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Windy City Forecast: Cool but Not Mild

Singers Kurt Elling and Patricia Barber are each on the rise, on their home turf of Chicago and nationally, by snubbing commercial formula.

August 15, 1999|LLOYD SACHS | Lloyd Sachs is the jazz critic for the Chicago Sun-Times

CHICAGO — On his second of three July nights at the Green Mill, a neon-lit club in the heart of the city's hardscrabble Uptown area, Kurt Elling hit an unexpected snag. Recording a live album for Blue Note, he was having no trouble mastering the tongue-trippingest vocalese--classic bop solos--outfitted with his own expansive lyrics. But he kept faltering on the opening melody of "Smoke Gets in Your Eyes."

Even after dropping his wordless, droning introduction and entering directly into standard, sweet and slow, Elling got waylaid by a word or key change. When his pianist and trusty co-producer, Laurence Hobgood, stopped a take, Elling flashed boyish exasperation. "That's not fair!" he cried, less bothered by the mistakes than appearing unsporting in not improvising his way out of trouble. The next night, the three-time Grammy nominee blew potent "Smoke," raising the song's bridge with soulful inflections reminiscent of Stevie Wonder and wrapping things up in a lovely, flowering coda inspired by jazz and classical pianist Keith Jarrett.

The evening after Elling completed his gig at the Green Mill, singer-pianist Patricia Barber opened her own three-night stay to record a live album. On her first song, she stumbled on a breakaway solo on her first song, an original, then stumbled again a few bars later. There was no work stoppage here. Cursing the errant notes with a nonplused grin, she scratched their bothersome itch away with a burst of technique and an ethereal sampling of her usually deep voice.

In triumph and momentary defeat, it was quite a week for the Chicago jazz scene. With PBS cameras documenting the back-to-back sessions on North Broadway, here were two acclaimed locals basking in their rising national profiles. More important, here were two originals, intellects to boot, achieving success against all odds by snubbing commercial formula: Elling with wiggy riffs and rants and cosmic searches, Barber with a blend of jazz, pop and poetry that has the slow sizzle and surprising sting of dry ice.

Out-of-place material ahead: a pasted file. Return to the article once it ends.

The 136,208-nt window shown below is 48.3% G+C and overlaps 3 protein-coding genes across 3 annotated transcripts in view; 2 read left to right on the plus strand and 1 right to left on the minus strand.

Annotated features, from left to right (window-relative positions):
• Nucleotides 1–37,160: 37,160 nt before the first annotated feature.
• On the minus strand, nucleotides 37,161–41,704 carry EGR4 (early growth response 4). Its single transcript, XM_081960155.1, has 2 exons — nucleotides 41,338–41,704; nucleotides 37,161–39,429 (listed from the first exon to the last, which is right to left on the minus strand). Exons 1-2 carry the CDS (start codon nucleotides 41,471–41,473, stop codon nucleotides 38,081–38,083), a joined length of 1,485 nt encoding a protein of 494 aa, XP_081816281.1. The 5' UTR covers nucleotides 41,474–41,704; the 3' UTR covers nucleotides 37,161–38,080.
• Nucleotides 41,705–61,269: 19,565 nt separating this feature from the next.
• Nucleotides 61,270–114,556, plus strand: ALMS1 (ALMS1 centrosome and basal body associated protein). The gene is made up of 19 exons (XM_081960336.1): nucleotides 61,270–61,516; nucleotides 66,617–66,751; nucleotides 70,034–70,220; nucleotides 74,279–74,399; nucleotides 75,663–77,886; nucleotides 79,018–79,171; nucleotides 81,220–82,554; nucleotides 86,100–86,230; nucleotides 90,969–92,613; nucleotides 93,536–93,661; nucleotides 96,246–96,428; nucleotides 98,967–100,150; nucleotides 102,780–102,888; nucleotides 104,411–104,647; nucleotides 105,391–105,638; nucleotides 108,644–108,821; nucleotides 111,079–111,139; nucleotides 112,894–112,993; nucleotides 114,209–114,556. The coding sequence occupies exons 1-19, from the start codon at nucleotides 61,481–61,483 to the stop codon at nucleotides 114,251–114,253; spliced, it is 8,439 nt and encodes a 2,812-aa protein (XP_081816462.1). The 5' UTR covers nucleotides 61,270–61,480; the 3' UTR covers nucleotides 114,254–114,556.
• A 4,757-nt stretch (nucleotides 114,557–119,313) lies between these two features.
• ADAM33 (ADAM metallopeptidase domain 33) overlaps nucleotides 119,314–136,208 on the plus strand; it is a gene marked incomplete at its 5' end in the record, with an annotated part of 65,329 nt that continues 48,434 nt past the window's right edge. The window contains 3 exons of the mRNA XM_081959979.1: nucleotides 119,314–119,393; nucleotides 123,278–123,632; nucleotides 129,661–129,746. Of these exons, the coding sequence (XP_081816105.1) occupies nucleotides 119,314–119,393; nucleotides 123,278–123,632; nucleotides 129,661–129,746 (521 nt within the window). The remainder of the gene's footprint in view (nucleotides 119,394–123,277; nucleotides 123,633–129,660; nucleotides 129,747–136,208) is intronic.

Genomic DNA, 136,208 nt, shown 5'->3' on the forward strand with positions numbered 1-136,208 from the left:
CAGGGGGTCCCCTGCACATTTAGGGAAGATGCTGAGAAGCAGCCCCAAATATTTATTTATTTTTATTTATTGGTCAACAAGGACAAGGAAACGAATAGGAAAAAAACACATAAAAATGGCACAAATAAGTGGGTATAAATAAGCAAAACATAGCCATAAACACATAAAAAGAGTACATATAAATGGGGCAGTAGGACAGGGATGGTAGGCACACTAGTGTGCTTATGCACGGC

Armed with guest players including his idol Jon Hendricks and a saxophone choir including his mentor Von Freeman, Elling was aiming for what he termed "horizontal grandeur." One mockingly hard-boiled reverie, about a girl who was "honey on a razor," went on for nearly half an hour.

Leading her quintet featuring airy, texture-minded guitarist John McLean, Barber was in a more relaxed vein in recording a five-song EP on the heels of an unusual distribution deal between Blue Note and her small Chicago label, Premonition. Scheduled for a fall release, it will draw from Hammond organ covers of rock classics including "Black Magic Woman" and "The Beat Goes On" and is intended to reignite interest in her 1998 album, "Modern Cool," which was reissued Tuesday under the Blue Note/Premonition tag along with her 1994 "Cafe Blue." Never one to shine to a commercial ploy, the chronically outspoken artist played down the occasion. "What are you doing here?" she lightly remarked to a hometown critic. "You should come back when we're really doing something."

Tucked into a corner of the north side of Chicago's least trendy neighborhood, among Asian restaurants and decaying rock venues, the historic Green Mill wouldn't seem to be the most appropriate setting for such heady postmodernists. It reeks of the days when Al Capone hung his hat there, Sophie Tucker headlined, and its curious rococo trimmings (including Italian seaside murals in curved, scalloped frames) were fashionable. But even as the Green Mill channels the past, it winks at tomorrow under the ownership of Dave Jemilo, a straight-shooting, working-class guy who bought the landmark and restored live jazz to it in 1986 as a tribute to his father, who told stories of attending it in the '40s.

Jemilo gives performers carte blanche to go their own way--and a place to do that on a weekly basis for Barber, a Sunday and Monday mainstay, and Elling, a Wednesday staple. The club's open policies are emblematic of Chicago, where a stylistically broad range of jazz musicians are able to work regularly--an impossible goal in other cities--and aren't afraid to let newcomers share their good fortune by sitting in with them.

"I don't think there is a more inviting or enticing jazz environment for a young player," said Elling, who broke in by routinely performing at a different club every night of the week, on the black and white sides of Chicago. "I can count on two fingers the number of times a musician [gave him a hard time], and two weeks later, when they saw I was just trying to be right and play better and learn, the same cats welcomed me."

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